This post was written by Elliot and Zander Weaver.

Actually, yes. Quite simply, if you use the information below, your movies will immediately look more, well… movie-like. It’s a simple yet incredibly effective technique that will change the way you place your lights forever. 

So, what exactly are we alluding to? And why should you listen to us? Both valid questions, and for answers, read on. 

We’re Elliot and Zander Weaver, producer/writer/directors, and we’ve been filmmaking since the ages of 5 and 3—which means between us we have 57 years of experience when it comes to telling stories with cameras. We started our professional careers at 18 as camera department freelancers working on everything from BBCscripted dramas to Bentleyand Smirnoffcommercials. In our early 20s, we founded our own production company which financed, produced, and licensed factual entertainment to international networks like Discoveryand PBSand streamers like Netflix. And our debut feature film Cosmos, which we shot and lit ourselves, enjoyed a theatrical run across the U.S. and now streams worldwide

So when it comes to lighting, we’ve learned from the pros we’ve worked beside and our own experience to hone our skills in making images look cinematic. And in our opinion, lighting is more important than composition and lens choice, and perhaps the most cinematic lighting style to know of all is reverse key

Before we deep dive, let's look at two examples of our work which both rely heavily on Reverse Key lighting to create a polished, cinematic look. 

The first is the trailer for our $7K feature Cosmos

And this is our no-budget 6K Pro short Over the Moon

What is reverse key light?

But first things first, let’s just make sure we’re all on the same page.

For those of you who are unaware, the "key light" is the main light that falls on the subject, hence the name. It’s the light that allows you to see a character’s face or the surface details of an object. It can be soft and flattering, hard and sculpting, it can be underexposed or overexposed, but its job is to shed light on the focus of the frame. Let’s look at some examples from the movies below.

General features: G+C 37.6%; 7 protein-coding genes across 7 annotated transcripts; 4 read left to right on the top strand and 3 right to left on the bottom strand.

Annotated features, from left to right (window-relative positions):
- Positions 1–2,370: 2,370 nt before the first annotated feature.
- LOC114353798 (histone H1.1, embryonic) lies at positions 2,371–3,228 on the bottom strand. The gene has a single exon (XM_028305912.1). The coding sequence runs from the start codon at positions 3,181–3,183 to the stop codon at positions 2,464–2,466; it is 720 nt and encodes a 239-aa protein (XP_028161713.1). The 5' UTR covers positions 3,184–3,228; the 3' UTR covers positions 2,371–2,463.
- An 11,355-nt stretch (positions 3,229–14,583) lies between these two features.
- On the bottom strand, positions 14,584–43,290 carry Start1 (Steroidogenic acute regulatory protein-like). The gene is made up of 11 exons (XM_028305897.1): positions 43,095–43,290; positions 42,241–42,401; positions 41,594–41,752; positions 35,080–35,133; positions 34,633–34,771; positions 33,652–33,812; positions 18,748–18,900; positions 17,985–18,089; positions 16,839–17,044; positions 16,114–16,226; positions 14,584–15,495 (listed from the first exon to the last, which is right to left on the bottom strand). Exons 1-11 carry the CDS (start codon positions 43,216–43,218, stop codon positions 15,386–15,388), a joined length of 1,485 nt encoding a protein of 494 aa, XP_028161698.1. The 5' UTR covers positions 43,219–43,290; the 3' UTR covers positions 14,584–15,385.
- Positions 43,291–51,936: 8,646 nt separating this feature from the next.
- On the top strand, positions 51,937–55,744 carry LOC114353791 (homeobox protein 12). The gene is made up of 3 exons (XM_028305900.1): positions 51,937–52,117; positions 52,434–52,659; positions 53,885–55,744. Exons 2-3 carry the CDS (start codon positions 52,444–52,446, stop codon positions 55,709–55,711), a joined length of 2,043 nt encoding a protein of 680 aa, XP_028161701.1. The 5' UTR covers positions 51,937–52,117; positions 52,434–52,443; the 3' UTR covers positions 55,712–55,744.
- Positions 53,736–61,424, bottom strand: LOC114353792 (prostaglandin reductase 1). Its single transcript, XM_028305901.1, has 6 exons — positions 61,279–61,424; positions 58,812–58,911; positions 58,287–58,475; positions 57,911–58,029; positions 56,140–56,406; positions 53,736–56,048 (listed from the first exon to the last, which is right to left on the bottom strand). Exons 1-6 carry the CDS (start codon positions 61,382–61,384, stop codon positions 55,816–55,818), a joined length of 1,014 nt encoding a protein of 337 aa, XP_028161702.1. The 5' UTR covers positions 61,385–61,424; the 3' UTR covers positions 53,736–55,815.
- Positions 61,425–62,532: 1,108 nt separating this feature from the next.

1'Dune'Credit: Warner Bros.

2'Tenet'Credit: Warner Bros.

4'Parasite'Credit: CJ Entertainment

Now, take a look at those screenshots again. Notice anything in particular about the positioning of the key light? There’s continuity between all of those shots about where the cinematographer has placed their main light source. 

This is “reverse key lighting”—if you already know about reverse keying you know you see it everywhere. If you’ve never heard of reverse key, prepare to never look at another movie in the same way again. 

Reverse key is the technique of placing the key light at an acute angle to the subject, rather than simply letting it fall squarely onto it. A simplified explanation is to avoid setting your key light up “camera side,” i.e. don’t use the key to light the side of the actor’s face closest to camera. Always aim to light the plane of the face that is furthest from camera.

This does a number of things that make a face look more interesting photographically. For people with masculine features, it accentuates those harder elements of the face, creating interesting shadows and a “chiseled” structure. 

7'No Time to Die'Credit: Universal Pictures

For people with feminine features, it's quite the opposite. The play of light across this type of face will flow, accentuating cheekbones and jawlines.

For both, it also has a narrowing effect, reducing the width of the face. 

7b'No Time to Die'Credit: Universal Pictures

Either way, for all actors, it creates shadow, and that means depth, interest, and contrast, giving you an area of shadow along their face to play with.